As a video games developer, Milestone is known for its motorsports simulations. Demanding motorsports sims, like the MotoGP and Ride series for racing bikes, and the WRC license back in the Xbox 360 and PlayStation 3 days.
That doesn’t mean making an arcade racer like Hot Wheels Unleashed was a vacation, or a lighthearted team-building exercise. Michele Caletti, the studio’s executive producer, saw the game as a vital opportunity to grow the 27-year-old studio’s business, in ways that sticking to the ultra-sim motorsports format simply couldn’t satisfy.
“We know that racing games are a niche, and simulation games are a niche of the niche,” Caletti told Polygon in an interview leading up to Hot Wheels Unleashed’s launch at the end of September. “The car racing game market is quite crowded; could me make a game to the level of, I don’t know, Gran Turismo? Technically speaking, yes. Should we go head to head with Gran Turismo? That does not sound like a great idea.”
At first it was a surprise to hear that Milestone had pitched Mattel on the idea of a Hot Wheels racing game, instead of Mattel coming to the studio or parent company Koch Media, which bought Milestone in 2019. Mattel’s collectible cars have a long video game history, but were last featured in their own console video game (as opposed to an expansion for another) in 2013.
But just because the chassis are die-cast metal and the vehicles are largely powered by gravity doesn’t mean Hot Wheels aren’t a natural fit for Milestone. Once Mattel green-lit Caletti’s pitch, Milestone brought its motorsports values to their toy line, the same way the studio would for the Monster Energy Supercross series, Caletti said.
“We understood that the license was never really treated with triple-A quality,” he offered, “so it was a matter of connecting the dots. We love simulations, but that doesn’t mean we don’t like arcade [racing].”
Some arcade racers, Caletti felt, can break down to a “scripted” experience — that their racing action is little more than a third-person camera winding through the track, almost on rails, with traction, course surface, and braking either irrelevant or heavily reduced as gameplay influences. Kart racers in particular don’t really incorporate physics, which lead to a very homogenized experience, and probably a reason why no Hot Wheels game in recent memory has stood out like Unleashed.
“We developed the handling system based on actual physics,” Caletti said, although in finished form, it’s nowhere near as strict as the physics and handling in Ride 4, of course. “So, [we were] bending the physics to be able to do some kinds of drifts, loops, jumps, landings, without bouncing your way crazily, or not being able to complete the loop.”
In my time with Hot Wheels Unleashed, I’ve found you have to really, deliberately try to stop in the middle of a loop-de-loop to fall out of it. But the fact that you can, and that you can crash out of the track entirely and spend the rest of the event just exploring the surrounding environment, speaks to Milestone’s goal of making this a legitimate racer, one that isn’t locked to a track or a few lanes within it.
This kind of quasi-realism also explains why Hot Wheels Unleashed doesn’t have a kart racer’s traditional weapons to sabotage other competitors or give your own ride super powers. It does use a boost (and at higher difficulties, you’ll be using it almost constantly), but that’s mainly because its application — high speed only — can be easily expressed in an environment where physics have the final word. Additionally, players recharge their boosts by drifting, which is another physics-based act Milestone managed to tie to a traditional arcade racer tool.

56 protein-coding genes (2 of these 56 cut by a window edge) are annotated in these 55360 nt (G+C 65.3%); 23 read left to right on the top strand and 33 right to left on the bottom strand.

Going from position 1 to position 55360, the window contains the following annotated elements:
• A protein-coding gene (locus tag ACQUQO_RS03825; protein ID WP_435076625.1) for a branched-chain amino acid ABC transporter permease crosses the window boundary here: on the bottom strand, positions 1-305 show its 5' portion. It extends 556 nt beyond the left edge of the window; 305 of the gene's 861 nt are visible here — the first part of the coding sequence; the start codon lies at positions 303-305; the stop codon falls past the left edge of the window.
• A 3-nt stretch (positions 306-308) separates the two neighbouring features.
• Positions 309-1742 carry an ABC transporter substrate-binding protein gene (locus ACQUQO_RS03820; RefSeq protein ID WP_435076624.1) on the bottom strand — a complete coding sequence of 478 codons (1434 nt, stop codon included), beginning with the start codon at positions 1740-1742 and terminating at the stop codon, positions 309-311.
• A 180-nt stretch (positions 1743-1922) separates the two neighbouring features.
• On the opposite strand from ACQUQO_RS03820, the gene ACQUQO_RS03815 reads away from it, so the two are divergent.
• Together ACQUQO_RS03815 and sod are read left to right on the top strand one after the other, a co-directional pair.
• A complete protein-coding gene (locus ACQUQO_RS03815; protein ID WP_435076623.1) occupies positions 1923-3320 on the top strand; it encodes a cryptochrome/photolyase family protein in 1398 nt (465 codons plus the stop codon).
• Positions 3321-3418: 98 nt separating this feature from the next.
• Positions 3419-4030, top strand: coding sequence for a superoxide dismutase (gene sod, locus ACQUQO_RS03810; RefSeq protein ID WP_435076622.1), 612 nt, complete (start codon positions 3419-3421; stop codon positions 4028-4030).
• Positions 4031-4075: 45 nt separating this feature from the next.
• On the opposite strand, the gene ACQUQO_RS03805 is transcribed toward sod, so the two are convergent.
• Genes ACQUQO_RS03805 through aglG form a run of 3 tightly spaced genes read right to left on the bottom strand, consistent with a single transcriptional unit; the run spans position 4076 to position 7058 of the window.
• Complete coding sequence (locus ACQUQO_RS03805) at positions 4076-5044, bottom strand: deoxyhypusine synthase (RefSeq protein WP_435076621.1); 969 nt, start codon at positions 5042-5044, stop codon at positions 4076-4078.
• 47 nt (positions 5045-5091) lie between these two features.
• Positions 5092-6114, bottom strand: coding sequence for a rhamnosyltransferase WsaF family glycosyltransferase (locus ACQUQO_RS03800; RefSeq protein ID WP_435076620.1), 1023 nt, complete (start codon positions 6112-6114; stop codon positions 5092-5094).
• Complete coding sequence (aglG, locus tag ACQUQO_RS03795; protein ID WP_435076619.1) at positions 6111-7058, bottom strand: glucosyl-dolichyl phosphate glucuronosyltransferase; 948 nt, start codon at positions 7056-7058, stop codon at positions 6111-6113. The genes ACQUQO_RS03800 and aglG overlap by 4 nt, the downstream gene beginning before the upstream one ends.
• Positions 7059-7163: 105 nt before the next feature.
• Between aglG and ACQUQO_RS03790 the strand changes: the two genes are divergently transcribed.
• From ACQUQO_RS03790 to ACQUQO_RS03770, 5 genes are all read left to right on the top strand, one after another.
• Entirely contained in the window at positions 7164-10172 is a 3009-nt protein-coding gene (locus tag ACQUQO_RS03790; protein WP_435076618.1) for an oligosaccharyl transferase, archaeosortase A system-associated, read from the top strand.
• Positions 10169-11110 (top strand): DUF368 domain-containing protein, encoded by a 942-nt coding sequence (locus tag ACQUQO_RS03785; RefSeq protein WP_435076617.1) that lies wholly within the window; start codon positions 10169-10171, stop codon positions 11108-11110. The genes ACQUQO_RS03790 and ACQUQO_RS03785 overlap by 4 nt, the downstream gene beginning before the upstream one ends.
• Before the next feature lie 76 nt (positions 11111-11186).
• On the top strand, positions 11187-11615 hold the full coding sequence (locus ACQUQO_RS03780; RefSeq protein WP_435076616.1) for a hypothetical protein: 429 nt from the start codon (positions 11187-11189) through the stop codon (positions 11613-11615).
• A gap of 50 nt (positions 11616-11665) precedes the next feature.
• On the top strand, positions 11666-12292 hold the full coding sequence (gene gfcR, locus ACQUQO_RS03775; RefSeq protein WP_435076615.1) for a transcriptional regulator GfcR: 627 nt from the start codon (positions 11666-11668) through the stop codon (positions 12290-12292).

“The boost goes much beyond what is going faster,” Caletti said. “It can save your race. You drift, you put the car sideways, and you engage the booster, it compensates for the way the car tries to go [wide] of the [corner exit].”
None of this is to suggest that Caletti and his colleagues brought a wonkish, gear-head point of view to a game about toys. Caletti said many of the designers have Hot Wheels collections of their own, and he has about 100 for himself. His 11-year-old daughter has an equal number.
That helped when it came time to represent all of the different materials and surfaces that make up a Hot Wheels car, or track, with virtuoso authenticity. “We were asking, should we make these cars in a way that they look like full-size cars, or toy cars, or video game, cartoonish cars?” Caletti recalled. “And the point was that nobody was making them in the most obvious way — that is, like the ones you can buy in toy shops, right?”
Hot Wheels Unleashed launched with a fleet of about 60 vehicles, all based on real Hot Wheels toys and listed by their series and year of release. Caletti’s own 1985 Audi Sport Quattro (a die-cast toy, not the actual rally racing legend) was part of the first batch of cars Milestone put together to pitch Mattel, and it’s in the finished game — with a Legendary rating and attributes to match. If the car rolls over, you can see its matte gray undercarriage, with the outline of the Mattel trademark and other writings; again, it’s exactly like the toy in real life.
And perhaps that little detailing explains why Milestone’s commitment to realism and authenticity, even for a series of toy racers, made the studio the only one that could deliver something like Unleashed. The sim-style physics and arcade-like cars and tracks give fans a racing experience they’d really only imagined — actually being at the wheel of their Rodger Dodger, Rip Rod, or Motosaurus, and taking that loop-de-loop with the throttle wide open.